German ‘hypocrisy’ over Greek military spending has critics up in arms
Athens’ fondness for weaponry, and willingness of Germany and France to feed it, under fire as Greece struggles with debt crisis.
A few months before submarines became the talk of Athens, Yiannis Panagopoulos, who heads the Greek trade union confederation (GSEE), found himself sitting opposite Angela Merkel at a private meeting the German chancellor had called of European trade unionists in Berlin.
When it came to his turn to address the leader, he instinctively popped the question that many in Greece have come to ask.
“After running through all the reasons why austerity wasn’t working in my country I brought up the issue of defence expenditure. Was it right, I asked, that our government make so many weapons purchases from Germany when it obviously couldn’t afford such deals and was slashing wages and pensions?”
Merkel’s reaction was instant. “She immediately said: ‘But we never asked you to spend so much of your GDP on defence,'” Panagopoulos recalled. “And then she mentioned the issue of outstanding payments on submarines she said Germany had been owed for over a decade.”
Greek profligacy may be blamed for triggering the debt crisis that now threatens to tear the eurozone apart, but if there is one area where Berlin is less excoriating of state largesse it is in Athens’ extravagant taste for arms.
Behind the frequent exhortations that Greece rein in spending after living “beyond its means” – admonishments made most loudly by Merkel and her finance minister Wolfgang Schäuble – there is another reality that paints Germany in a less than flattering light, according to MPs, military experts, economists and scholars.
“If there is one country that has benefited from the huge amounts Greece spends on defence it is Germany,” said Dimitris Papadimoulis, an MP with the Coalition of the Radical Left party.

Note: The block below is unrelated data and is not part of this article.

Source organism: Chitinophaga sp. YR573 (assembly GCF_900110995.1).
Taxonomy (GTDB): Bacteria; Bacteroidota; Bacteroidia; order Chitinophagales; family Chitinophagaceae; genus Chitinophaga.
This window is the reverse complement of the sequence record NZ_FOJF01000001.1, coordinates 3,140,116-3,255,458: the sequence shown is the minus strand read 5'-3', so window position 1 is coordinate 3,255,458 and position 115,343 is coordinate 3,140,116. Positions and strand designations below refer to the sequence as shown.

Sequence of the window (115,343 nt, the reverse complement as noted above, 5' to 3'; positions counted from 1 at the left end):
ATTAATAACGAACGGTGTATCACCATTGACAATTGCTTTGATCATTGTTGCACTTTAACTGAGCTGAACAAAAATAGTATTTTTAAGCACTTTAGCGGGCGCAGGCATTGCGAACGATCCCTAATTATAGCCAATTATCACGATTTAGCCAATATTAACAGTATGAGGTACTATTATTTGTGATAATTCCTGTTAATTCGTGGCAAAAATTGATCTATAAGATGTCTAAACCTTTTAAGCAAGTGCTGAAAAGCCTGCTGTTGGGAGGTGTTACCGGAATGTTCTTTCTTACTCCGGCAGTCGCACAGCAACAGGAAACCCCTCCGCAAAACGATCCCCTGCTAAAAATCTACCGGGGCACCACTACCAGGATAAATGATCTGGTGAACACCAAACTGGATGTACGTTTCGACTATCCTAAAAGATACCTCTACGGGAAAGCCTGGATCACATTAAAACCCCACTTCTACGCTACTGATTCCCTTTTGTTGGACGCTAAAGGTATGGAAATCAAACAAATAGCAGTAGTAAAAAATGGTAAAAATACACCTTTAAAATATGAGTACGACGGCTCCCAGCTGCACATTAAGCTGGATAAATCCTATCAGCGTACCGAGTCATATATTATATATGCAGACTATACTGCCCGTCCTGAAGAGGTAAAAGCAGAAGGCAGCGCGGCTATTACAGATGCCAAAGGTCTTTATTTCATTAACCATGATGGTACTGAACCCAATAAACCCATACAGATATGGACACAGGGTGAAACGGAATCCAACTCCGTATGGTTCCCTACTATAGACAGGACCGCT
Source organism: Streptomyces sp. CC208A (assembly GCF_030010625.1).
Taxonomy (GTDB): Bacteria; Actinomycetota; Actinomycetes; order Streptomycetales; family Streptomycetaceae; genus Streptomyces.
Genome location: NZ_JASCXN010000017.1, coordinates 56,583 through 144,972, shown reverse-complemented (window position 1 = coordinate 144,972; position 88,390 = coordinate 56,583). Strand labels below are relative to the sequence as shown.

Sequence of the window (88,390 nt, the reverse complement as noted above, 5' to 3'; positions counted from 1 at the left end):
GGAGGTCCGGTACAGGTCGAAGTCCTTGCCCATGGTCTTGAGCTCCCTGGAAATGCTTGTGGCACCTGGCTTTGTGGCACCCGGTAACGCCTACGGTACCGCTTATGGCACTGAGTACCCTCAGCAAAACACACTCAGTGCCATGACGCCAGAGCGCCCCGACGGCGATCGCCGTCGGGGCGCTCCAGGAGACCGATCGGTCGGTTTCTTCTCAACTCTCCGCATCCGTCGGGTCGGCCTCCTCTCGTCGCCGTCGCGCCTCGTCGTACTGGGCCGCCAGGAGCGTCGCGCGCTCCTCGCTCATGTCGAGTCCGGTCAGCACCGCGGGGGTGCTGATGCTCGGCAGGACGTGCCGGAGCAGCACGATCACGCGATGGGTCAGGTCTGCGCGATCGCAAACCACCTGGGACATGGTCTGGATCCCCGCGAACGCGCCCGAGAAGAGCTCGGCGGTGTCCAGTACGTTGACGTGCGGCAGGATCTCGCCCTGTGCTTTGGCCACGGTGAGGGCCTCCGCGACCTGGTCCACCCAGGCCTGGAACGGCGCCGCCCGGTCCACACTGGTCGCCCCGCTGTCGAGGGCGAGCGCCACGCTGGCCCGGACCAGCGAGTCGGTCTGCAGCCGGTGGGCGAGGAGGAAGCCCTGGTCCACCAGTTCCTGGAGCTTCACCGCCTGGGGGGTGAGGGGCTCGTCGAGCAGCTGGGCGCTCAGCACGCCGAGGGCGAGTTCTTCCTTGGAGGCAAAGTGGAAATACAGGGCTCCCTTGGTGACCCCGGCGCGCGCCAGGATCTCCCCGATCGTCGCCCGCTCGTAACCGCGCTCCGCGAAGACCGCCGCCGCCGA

“Just under 15% of Germany’s total arms exports are made to Greece, its biggest market in Europe,” Papadimoulis said, reeling off figures from a scruffy armchair in his party’s parliamentary office. “Greece has paid over €2bn for submarines that proved to be faulty and which it doesn’t even need,” he said.
“It owes another €1bn as part of the deal. That’s three times the amount Athens was asked to make in additional pension cuts to secure its latest EU aid package.”
According to the Stockholm International Peace Research Institute (Sipri) France is not far behind. Some 10% of its total arms sales go to Nato-member Greece. From 2002 to 2006, Greece was the world’s fourth biggest importer of conventional weapons. . It now holds 10th place.
“As a proportion of GDP, Greece spends twice as much as any other EU member on defence,” said Papadimoulis, who is also a former MEP.
“Well after the economic crisis had begun, Germany and France were trying to seal lucrative weapons deals even as they were pushing us to make deep cuts in areas like health.”
Under the latest EU-IMF sponsored rescue programme – which is propping up the near-bankrupt Greek economy with an extra €130bn in emergency loans until 2015 – Athens has agreed to pare back defence expenditure by €400m. But even with such cutbacks, its military budget still accounts for nearly 4% of national economic output compared to the eurozone average of around 2%.